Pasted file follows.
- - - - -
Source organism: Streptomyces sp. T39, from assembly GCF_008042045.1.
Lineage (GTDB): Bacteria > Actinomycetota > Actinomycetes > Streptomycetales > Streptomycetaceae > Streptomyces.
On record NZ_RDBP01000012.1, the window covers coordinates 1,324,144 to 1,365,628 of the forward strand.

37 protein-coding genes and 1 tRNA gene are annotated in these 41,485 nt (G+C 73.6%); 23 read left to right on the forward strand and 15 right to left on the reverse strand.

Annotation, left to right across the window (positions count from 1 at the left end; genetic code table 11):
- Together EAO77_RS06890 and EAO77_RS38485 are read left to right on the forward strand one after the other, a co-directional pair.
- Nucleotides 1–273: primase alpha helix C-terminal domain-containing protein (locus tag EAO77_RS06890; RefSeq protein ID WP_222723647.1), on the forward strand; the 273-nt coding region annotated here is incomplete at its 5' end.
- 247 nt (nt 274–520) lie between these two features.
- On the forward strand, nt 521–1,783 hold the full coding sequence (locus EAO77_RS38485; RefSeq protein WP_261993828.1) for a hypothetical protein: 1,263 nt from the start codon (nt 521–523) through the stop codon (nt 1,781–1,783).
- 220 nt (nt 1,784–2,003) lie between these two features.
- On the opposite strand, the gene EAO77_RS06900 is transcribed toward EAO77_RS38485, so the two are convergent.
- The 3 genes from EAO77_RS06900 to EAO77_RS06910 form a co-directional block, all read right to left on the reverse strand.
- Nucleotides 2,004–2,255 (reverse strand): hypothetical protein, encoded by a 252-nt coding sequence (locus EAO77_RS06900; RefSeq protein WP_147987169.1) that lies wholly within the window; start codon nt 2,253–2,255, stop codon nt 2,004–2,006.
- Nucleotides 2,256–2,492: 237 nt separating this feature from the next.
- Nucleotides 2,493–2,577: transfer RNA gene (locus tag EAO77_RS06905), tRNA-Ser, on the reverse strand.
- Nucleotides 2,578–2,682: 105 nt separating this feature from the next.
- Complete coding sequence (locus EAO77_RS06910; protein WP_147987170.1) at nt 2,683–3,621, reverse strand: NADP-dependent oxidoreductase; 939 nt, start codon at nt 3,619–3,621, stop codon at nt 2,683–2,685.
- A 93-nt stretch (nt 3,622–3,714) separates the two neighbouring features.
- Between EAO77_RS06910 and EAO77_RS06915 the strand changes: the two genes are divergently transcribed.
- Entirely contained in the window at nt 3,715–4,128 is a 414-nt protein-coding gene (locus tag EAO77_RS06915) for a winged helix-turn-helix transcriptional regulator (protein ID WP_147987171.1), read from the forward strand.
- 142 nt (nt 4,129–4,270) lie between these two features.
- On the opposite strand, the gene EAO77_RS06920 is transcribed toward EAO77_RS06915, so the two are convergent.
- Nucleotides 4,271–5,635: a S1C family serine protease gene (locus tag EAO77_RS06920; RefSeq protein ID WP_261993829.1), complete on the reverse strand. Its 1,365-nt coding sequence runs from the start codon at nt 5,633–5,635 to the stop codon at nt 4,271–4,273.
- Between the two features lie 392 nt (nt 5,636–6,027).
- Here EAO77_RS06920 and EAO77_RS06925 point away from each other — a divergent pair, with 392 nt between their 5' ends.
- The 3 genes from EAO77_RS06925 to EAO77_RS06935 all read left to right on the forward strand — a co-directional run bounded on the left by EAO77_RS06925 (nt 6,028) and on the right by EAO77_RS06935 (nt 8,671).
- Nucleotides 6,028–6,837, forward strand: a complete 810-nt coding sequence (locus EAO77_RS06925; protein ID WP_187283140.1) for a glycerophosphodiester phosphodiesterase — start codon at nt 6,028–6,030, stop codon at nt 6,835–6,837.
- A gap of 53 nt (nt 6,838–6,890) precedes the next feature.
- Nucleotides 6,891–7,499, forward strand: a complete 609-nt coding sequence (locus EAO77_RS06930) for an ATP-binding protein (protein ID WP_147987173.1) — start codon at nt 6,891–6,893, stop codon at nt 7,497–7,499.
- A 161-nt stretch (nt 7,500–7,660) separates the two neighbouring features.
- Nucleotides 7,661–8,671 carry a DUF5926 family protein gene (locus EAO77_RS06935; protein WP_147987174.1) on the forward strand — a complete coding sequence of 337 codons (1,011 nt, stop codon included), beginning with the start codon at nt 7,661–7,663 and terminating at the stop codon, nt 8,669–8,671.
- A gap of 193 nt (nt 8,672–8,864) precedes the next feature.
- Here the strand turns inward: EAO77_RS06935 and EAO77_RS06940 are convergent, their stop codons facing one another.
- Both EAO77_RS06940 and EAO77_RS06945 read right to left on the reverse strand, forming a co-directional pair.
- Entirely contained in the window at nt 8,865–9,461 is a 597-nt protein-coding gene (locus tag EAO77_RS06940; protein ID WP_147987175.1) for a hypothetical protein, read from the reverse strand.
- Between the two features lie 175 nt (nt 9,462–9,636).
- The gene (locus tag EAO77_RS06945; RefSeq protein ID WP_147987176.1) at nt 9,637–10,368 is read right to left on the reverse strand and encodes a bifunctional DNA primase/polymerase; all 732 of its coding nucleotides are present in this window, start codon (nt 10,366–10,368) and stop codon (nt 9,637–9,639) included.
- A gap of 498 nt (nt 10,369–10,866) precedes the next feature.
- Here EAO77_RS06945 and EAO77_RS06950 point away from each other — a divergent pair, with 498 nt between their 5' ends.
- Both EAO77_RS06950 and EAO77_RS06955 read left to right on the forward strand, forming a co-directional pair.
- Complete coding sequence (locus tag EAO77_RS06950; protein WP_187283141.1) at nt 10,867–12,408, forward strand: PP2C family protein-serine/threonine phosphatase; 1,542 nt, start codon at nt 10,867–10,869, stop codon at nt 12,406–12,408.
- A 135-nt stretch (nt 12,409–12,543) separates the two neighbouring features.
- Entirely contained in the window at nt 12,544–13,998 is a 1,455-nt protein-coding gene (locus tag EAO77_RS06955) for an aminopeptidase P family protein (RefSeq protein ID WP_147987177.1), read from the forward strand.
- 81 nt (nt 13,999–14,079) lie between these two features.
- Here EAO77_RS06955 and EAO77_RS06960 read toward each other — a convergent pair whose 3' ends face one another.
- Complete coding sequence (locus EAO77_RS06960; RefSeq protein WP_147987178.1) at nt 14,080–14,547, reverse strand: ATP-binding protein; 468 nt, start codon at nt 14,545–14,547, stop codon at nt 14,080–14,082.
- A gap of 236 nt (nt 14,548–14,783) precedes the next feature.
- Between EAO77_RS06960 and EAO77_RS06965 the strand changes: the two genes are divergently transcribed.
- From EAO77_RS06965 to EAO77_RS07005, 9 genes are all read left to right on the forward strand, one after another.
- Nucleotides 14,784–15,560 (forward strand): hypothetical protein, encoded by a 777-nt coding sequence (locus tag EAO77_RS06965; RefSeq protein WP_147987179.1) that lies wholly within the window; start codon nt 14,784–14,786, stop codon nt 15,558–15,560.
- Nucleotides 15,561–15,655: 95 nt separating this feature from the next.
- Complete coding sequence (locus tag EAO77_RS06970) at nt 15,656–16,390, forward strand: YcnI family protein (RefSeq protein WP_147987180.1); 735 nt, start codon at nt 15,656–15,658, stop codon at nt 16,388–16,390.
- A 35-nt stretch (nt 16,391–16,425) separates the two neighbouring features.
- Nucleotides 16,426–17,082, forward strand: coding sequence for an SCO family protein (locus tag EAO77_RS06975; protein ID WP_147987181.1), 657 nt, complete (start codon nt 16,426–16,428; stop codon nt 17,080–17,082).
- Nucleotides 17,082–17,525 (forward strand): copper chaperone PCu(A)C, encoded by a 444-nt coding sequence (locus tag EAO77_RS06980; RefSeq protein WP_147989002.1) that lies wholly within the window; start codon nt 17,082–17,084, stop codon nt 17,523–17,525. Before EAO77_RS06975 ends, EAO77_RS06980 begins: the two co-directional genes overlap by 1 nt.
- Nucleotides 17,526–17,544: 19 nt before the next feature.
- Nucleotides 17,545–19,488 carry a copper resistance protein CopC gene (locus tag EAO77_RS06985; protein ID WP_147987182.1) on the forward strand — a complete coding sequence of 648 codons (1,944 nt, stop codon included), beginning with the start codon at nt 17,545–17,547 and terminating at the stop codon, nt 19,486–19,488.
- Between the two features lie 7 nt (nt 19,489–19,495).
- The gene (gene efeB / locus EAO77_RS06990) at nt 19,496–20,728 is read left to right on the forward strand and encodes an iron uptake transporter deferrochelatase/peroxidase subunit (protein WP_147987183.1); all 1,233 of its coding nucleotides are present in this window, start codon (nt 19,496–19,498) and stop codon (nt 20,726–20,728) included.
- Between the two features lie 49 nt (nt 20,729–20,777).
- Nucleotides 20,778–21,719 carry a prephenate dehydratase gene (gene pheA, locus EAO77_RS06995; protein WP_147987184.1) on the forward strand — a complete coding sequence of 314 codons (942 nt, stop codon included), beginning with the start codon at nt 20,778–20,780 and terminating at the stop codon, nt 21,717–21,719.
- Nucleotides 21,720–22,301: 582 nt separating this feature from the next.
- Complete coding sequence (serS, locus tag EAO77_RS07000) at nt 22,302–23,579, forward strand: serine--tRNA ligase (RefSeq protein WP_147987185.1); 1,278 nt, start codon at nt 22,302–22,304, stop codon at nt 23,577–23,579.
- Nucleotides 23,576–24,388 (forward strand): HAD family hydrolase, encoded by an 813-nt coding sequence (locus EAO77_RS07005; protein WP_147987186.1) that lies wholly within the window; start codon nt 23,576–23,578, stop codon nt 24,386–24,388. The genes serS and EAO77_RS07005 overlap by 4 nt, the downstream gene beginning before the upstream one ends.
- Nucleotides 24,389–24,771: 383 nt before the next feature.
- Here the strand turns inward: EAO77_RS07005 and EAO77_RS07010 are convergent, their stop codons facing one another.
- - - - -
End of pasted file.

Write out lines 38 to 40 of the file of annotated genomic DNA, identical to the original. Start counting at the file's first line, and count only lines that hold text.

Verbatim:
- A gap of 498 nt (nt 10,369–10,866) precedes the next feature.
- Here EAO77_RS06945 and EAO77_RS06950 point away from each other — a divergent pair, with 498 nt between their 5' ends.
- Both EAO77_RS06950 and EAO77_RS06955 read left to right on the forward strand, forming a co-directional pair.